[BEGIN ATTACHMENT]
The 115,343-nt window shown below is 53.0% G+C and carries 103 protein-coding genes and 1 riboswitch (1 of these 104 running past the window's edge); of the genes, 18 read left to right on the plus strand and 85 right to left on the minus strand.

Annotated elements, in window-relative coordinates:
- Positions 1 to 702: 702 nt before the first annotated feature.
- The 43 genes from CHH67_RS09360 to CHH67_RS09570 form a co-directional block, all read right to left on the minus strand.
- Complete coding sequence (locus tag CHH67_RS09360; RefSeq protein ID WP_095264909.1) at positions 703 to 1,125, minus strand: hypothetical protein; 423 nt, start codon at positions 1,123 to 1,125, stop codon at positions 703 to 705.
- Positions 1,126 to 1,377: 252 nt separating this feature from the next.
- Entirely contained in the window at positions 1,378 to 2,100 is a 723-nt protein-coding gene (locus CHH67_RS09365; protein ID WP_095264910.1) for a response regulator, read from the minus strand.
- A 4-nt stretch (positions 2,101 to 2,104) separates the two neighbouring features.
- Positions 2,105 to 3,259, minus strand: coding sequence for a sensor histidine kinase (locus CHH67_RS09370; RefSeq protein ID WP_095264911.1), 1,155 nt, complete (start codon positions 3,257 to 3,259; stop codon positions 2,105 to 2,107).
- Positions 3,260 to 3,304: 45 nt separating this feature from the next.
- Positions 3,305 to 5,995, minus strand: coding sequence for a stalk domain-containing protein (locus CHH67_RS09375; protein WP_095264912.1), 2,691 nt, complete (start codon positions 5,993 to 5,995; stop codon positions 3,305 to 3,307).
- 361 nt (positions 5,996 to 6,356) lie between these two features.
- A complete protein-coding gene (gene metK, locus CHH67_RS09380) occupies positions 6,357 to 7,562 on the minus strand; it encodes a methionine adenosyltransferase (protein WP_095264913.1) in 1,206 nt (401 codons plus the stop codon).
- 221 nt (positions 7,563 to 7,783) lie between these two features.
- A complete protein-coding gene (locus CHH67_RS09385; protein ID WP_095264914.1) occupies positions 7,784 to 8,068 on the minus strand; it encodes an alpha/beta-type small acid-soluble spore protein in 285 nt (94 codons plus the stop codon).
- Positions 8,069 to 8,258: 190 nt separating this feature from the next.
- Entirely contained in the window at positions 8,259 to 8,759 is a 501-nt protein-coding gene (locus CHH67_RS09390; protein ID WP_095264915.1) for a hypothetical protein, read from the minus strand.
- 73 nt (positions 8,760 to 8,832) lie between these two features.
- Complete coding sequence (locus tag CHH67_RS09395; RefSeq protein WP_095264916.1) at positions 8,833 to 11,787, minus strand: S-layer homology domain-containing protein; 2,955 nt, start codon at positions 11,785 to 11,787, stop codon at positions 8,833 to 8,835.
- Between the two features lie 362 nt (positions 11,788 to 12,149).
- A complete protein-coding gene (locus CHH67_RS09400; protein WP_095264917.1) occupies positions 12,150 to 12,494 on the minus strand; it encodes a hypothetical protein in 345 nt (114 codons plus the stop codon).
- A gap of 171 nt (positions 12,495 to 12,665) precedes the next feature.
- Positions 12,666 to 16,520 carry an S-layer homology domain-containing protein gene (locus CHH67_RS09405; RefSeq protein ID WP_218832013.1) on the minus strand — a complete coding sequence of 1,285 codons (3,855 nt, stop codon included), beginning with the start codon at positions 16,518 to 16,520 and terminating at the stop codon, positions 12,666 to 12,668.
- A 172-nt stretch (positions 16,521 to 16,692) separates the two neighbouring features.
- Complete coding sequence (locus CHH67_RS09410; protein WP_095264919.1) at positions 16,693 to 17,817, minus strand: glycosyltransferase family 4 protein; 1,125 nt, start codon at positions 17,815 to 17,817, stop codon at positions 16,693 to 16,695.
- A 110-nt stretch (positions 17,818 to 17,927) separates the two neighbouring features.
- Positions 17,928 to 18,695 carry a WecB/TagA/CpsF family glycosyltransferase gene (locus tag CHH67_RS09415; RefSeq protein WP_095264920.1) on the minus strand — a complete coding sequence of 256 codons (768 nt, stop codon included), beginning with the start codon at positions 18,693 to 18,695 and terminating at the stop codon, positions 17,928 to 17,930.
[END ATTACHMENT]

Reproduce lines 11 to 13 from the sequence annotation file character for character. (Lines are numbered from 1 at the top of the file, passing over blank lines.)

- Positions 3,305 to 5,995, minus strand: coding sequence for a stalk domain-containing protein (locus CHH67_RS09375; protein WP_095264912.1), 2,691 nt, complete (start codon positions 5,993 to 5,995; stop codon positions 3,305 to 3,307).
- 361 nt (positions 5,996 to 6,356) lie between these two features.
- A complete protein-coding gene (gene metK, locus CHH67_RS09380) occupies positions 6,357 to 7,562 on the minus strand; it encodes a methionine adenosyltransferase (protein WP_095264913.1) in 1,206 nt (401 codons plus the stop codon).